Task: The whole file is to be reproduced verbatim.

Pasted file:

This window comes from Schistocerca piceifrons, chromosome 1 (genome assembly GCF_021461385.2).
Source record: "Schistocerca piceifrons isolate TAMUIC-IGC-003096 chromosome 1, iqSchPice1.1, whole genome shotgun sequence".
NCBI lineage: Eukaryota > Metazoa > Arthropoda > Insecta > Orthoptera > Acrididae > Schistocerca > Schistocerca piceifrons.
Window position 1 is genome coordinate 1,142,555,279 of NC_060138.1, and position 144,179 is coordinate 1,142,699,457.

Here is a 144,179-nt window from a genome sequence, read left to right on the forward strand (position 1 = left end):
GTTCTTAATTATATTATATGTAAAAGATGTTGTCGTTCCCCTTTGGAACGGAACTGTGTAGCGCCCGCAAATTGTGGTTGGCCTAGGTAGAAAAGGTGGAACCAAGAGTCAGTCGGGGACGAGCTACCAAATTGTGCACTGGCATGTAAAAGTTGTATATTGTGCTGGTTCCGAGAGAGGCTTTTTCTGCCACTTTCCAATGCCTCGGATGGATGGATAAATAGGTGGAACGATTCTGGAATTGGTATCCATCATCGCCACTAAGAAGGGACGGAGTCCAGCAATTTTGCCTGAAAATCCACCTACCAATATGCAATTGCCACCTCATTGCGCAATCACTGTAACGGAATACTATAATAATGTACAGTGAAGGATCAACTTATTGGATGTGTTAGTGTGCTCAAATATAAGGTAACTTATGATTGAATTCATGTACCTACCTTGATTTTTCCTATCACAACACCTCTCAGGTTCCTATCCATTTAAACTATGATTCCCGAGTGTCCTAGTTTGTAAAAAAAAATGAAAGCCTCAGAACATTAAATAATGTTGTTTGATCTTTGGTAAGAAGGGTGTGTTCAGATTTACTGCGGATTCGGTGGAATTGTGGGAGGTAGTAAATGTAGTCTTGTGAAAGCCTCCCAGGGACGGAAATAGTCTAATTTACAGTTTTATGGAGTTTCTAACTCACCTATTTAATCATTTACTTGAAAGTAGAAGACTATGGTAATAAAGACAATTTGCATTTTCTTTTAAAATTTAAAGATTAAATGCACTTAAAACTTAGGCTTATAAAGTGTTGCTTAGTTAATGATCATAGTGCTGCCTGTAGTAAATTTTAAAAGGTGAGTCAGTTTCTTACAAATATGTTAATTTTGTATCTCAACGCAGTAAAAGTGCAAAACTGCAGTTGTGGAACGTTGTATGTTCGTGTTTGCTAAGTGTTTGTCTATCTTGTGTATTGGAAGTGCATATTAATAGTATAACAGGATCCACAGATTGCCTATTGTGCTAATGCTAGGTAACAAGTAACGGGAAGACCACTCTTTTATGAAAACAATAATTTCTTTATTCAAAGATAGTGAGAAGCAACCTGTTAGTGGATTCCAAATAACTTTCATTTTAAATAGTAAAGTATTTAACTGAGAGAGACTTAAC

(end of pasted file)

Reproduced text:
This window comes from Schistocerca piceifrons, chromosome 1 (genome assembly GCF_021461385.2).
Source record: "Schistocerca piceifrons isolate TAMUIC-IGC-003096 chromosome 1, iqSchPice1.1, whole genome shotgun sequence".
NCBI lineage: Eukaryota > Metazoa > Arthropoda > Insecta > Orthoptera > Acrididae > Schistocerca > Schistocerca piceifrons.
Window position 1 is genome coordinate 1,142,555,279 of NC_060138.1, and position 144,179 is coordinate 1,142,699,457.

Here is a 144,179-nt window from a genome sequence, read left to right on the forward strand (position 1 = left end):
GTTCTTAATTATATTATATGTAAAAGATGTTGTCGTTCCCCTTTGGAACGGAACTGTGTAGCGCCCGCAAATTGTGGTTGGCCTAGGTAGAAAAGGTGGAACCAAGAGTCAGTCGGGGACGAGCTACCAAATTGTGCACTGGCATGTAAAAGTTGTATATTGTGCTGGTTCCGAGAGAGGCTTTTTCTGCCACTTTCCAATGCCTCGGATGGATGGATAAATAGGTGGAACGATTCTGGAATTGGTATCCATCATCGCCACTAAGAAGGGACGGAGTCCAGCAATTTTGCCTGAAAATCCACCTACCAATATGCAATTGCCACCTCATTGCGCAATCACTGTAACGGAATACTATAATAATGTACAGTGAAGGATCAACTTATTGGATGTGTTAGTGTGCTCAAATATAAGGTAACTTATGATTGAATTCATGTACCTACCTTGATTTTTCCTATCACAACACCTCTCAGGTTCCTATCCATTTAAACTATGATTCCCGAGTGTCCTAGTTTGTAAAAAAAAATGAAAGCCTCAGAACATTAAATAATGTTGTTTGATCTTTGGTAAGAAGGGTGTGTTCAGATTTACTGCGGATTCGGTGGAATTGTGGGAGGTAGTAAATGTAGTCTTGTGAAAGCCTCCCAGGGACGGAAATAGTCTAATTTACAGTTTTATGGAGTTTCTAACTCACCTATTTAATCATTTACTTGAAAGTAGAAGACTATGGTAATAAAGACAATTTGCATTTTCTTTTAAAATTTAAAGATTAAATGCACTTAAAACTTAGGCTTATAAAGTGTTGCTTAGTTAATGATCATAGTGCTGCCTGTAGTAAATTTTAAAAGGTGAGTCAGTTTCTTACAAATATGTTAATTTTGTATCTCAACGCAGTAAAAGTGCAAAACTGCAGTTGTGGAACGTTGTATGTTCGTGTTTGCTAAGTGTTTGTCTATCTTGTGTATTGGAAGTGCATATTAATAGTATAACAGGATCCACAGATTGCCTATTGTGCTAATGCTAGGTAACAAGTAACGGGAAGACCACTCTTTTATGAAAACAATAATTTCTTTATTCAAAGATAGTGAGAAGCAACCTGTTAGTGGATTCCAAATAACTTTCATTTTAAATAGTAAAGTATTTAACTGAGAGAGACTTAAC